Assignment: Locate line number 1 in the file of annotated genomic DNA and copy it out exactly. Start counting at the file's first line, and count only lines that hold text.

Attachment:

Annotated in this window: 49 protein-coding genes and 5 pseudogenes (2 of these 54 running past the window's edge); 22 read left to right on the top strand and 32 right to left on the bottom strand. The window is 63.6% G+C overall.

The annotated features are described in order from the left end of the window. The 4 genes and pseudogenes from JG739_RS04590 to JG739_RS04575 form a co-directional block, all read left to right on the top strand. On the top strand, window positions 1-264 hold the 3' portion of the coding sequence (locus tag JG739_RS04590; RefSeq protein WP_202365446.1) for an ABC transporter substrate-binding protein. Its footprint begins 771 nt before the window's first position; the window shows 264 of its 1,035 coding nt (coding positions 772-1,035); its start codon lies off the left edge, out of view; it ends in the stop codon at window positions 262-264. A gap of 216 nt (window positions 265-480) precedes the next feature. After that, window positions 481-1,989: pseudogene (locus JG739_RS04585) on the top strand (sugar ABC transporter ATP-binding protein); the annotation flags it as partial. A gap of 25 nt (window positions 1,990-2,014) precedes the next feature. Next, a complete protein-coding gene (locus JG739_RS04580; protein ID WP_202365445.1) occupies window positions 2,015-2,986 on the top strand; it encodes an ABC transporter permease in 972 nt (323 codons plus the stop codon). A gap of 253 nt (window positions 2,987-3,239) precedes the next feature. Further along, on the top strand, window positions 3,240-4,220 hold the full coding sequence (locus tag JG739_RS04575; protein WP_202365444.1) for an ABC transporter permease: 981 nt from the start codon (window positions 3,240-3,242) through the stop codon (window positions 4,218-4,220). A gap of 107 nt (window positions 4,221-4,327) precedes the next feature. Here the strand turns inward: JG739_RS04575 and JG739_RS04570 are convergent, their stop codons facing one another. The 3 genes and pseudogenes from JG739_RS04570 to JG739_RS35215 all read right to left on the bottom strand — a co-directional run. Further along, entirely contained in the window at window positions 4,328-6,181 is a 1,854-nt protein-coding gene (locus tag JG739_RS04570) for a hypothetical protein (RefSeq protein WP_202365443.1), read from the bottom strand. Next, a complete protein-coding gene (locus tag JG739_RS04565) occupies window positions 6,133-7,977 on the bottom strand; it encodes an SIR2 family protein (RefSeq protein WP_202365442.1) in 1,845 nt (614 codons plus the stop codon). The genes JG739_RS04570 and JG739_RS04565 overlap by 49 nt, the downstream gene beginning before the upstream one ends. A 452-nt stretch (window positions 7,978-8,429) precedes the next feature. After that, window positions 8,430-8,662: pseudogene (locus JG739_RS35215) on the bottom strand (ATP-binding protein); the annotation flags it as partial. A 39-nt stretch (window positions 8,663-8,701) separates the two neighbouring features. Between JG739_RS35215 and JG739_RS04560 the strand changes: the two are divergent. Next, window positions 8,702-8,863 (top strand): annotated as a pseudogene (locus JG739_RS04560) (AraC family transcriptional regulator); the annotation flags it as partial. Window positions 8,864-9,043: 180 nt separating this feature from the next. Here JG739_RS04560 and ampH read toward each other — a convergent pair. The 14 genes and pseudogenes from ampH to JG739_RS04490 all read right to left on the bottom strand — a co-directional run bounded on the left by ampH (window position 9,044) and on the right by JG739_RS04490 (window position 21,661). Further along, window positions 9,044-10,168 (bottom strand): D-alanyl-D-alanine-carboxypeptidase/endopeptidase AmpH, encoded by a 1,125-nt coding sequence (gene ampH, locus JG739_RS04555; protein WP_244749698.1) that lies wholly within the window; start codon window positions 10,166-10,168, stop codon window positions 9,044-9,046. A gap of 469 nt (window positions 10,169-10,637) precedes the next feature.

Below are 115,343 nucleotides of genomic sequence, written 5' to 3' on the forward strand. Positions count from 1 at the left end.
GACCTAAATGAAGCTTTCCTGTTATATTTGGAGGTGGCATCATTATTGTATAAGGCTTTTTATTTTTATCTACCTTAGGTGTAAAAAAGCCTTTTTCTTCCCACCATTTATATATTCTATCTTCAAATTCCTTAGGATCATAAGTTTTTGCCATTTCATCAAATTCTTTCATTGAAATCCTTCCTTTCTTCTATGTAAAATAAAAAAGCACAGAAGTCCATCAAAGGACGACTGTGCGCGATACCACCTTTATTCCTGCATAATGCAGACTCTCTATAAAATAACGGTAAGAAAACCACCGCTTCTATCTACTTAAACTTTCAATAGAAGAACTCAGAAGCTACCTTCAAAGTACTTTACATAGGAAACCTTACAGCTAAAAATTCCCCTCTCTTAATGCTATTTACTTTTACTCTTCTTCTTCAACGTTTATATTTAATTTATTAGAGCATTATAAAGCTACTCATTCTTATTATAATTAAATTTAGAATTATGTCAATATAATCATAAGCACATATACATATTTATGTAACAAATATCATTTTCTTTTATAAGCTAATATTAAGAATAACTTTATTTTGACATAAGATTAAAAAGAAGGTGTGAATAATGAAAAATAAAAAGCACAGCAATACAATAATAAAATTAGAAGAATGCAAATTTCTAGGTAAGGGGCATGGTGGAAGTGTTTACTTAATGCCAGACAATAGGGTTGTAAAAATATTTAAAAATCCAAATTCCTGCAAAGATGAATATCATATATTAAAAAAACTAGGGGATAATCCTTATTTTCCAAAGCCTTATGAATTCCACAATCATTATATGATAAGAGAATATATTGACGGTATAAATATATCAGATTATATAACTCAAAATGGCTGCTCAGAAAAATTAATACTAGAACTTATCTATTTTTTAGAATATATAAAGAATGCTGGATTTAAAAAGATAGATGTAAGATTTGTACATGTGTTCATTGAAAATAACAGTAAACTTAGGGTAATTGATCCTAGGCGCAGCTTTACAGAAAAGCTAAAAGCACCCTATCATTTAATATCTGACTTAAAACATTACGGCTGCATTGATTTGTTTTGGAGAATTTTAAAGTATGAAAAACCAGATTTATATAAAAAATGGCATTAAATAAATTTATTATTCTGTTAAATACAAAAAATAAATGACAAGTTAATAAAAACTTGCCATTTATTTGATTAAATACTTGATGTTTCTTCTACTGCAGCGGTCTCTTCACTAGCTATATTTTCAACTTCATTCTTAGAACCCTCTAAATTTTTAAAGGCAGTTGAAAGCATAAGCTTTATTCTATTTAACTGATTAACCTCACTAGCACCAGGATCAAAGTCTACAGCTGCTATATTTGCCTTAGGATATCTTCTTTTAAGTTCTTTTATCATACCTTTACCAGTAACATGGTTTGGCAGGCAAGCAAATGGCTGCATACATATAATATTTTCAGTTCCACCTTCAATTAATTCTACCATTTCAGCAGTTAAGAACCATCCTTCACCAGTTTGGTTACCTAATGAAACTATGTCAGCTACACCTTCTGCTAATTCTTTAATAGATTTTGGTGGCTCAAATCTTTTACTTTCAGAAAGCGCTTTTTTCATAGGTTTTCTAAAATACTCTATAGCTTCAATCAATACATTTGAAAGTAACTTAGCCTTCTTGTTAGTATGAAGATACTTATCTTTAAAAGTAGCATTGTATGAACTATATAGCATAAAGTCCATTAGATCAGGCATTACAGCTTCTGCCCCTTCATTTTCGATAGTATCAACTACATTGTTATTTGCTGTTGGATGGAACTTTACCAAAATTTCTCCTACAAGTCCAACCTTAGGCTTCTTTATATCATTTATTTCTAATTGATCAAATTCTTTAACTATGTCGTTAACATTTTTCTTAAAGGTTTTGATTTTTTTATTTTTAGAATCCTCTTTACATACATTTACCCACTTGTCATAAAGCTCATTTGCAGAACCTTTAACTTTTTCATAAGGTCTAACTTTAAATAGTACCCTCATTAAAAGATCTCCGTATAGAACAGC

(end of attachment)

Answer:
Annotated in this window: 49 protein-coding genes and 5 pseudogenes (2 of these 54 running past the window's edge); 22 read left to right on the top strand and 32 right to left on the bottom strand. The window is 63.6% G+C overall.